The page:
Chuck Atkins says his department can do a better job showing young people the humanity of law enforcement officers
VANCOUVER — The calls to Gaiser Middle School on March 15 didn’t seem real to Clark County Sheriff Chuck Atkins as the reports came in from his deputies.
“The shock for me was, at first I almost had to smile a little bit thinking I hear about a riot at a middle school and, you know that, in and of itself, sounds a little odd,” said Atkins during a recent sit-down interview with ClarkCountyToday.com. “But when I saw some of the footage and I read some of the reports and talked to some of the people involved, they were totally shocked with the amount of anger coming from such a young population of folks, especially in our schools.”
The riot, sparked by the removal of a student involved in a dispute during a youth basketball tournament, spilled out into the parking lot of the school. Video taken by students and parents showed school officials being shoved. Deputies and Vancouver Police who responded to the scene reported threats and profanity being shouted at them as a number of students surrounded the adults.
Nine students were arrested, though most later had charges dropped or reduced, and 28 students were “emergency expelled” for at least 10 days. The Vancouver School District has worked hard to move on from the incident, aiming to restore students who were impacted.
“Our community is really used to a little more structure, and people being a little more courteous to each other, and respecting law enforcement,” said Atkins. “And to have an out and out attack on school officials, physical attacks on school officials, and the name-calling and the actions of the young middle schoolers against law enforcement was really a surprise.”
Arrest reports released by the Clark County Sheriff’s Office seem to lend some support to community remarks that recent officer-involved shootings by Vancouver Police played at least some part in the reactions of students. One 13-year old accused deputies of shooting a relative days before. That relative was Carlos Hunter, who Vancouver Police say was shot during a traffic stop when he tried to pull out a stolen handgun during his arrest.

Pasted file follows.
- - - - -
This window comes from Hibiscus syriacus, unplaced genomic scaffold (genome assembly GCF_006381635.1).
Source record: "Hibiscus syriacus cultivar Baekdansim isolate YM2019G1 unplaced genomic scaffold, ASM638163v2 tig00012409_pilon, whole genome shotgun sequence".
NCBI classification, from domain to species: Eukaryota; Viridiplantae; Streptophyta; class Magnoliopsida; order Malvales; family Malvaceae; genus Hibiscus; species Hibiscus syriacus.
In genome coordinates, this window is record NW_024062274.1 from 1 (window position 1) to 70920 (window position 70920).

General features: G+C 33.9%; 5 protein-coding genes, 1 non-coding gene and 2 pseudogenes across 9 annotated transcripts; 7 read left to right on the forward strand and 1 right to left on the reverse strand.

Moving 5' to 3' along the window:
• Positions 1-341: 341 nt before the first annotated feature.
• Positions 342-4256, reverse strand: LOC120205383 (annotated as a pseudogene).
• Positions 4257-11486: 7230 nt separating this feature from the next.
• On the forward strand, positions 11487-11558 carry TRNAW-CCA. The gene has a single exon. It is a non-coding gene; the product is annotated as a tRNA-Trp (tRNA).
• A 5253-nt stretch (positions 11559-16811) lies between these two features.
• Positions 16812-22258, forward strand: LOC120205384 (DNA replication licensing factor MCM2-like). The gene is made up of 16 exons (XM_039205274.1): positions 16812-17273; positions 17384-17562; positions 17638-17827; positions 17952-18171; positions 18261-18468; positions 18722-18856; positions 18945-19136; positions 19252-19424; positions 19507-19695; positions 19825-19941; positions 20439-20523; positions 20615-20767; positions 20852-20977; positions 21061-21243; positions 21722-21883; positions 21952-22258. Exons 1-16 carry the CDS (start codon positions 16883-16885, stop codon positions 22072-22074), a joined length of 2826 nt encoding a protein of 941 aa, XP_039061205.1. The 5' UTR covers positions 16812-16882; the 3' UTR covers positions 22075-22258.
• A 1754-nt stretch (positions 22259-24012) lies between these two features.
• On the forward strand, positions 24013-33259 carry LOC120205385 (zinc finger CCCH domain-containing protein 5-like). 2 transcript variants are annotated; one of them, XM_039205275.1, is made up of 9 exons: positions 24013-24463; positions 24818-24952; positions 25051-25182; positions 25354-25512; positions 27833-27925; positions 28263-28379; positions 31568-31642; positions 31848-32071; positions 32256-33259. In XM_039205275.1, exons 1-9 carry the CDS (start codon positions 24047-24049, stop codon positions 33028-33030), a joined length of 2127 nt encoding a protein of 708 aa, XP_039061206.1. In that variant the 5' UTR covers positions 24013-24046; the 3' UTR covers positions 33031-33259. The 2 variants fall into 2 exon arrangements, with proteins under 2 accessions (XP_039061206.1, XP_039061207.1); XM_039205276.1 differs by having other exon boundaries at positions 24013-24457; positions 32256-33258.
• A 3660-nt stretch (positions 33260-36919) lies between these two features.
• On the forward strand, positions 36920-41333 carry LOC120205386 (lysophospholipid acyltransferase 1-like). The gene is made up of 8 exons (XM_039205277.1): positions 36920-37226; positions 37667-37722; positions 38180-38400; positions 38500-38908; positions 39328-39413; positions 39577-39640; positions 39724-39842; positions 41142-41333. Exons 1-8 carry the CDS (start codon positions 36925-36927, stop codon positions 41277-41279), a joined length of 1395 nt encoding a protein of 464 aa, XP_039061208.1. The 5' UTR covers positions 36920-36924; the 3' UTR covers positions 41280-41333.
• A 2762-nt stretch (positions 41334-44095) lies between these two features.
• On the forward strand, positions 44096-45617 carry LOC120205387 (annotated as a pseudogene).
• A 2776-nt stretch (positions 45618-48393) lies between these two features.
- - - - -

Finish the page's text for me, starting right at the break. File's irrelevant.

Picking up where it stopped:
“I understand where that emotion comes from,” says Atkins, while adding that, even if recent police shootings had created emotional shockwaves among the youth at Gaiser Middle School, it’s concerning that it manifested in such an aggressive and disrespectful fashion. “Certainly they have the right to protest or to be angry about something, but they need to do it in a civil manner.”
So what does the second-term sheriff and long-time law enforcement officer see as the solution?
“Part of that, I think, starts at home with the parents. Then it does go to the schools. However, the schools should not be the ones responsible for raising those kids in a way that they should show the respect that they should show.”
Atkins says his department is hoping to learn some lessons from what comes out of the Gaiser incident. Conversations are happening between the district and members of the community, and the sheriff’s office intends to be a part of that.
One thing Atkins says they might consider is to make school resource officers more visible in lower grade level schools, instead of spending the bulk of their time in the high schools and only responding to middle or elementary schools when there’s an actual incident.
“We could broaden, maybe, the scope of our program,” says Atkins, “getting those law enforcement officers into those schools as often as we can so that the students get used to seeing them, understanding them.”
That exposure, he believes, could be key to helping younger people erase some of the stigma and fear that often surrounds police officers. The key element, he says, is “face to face interactions. If you know someone it’s more difficult to throw out language that is enticing, if you actually have a connection to them.
“We’re human too,” Atkins adds. “We’re no different than their parents, we just have maybe a different job.”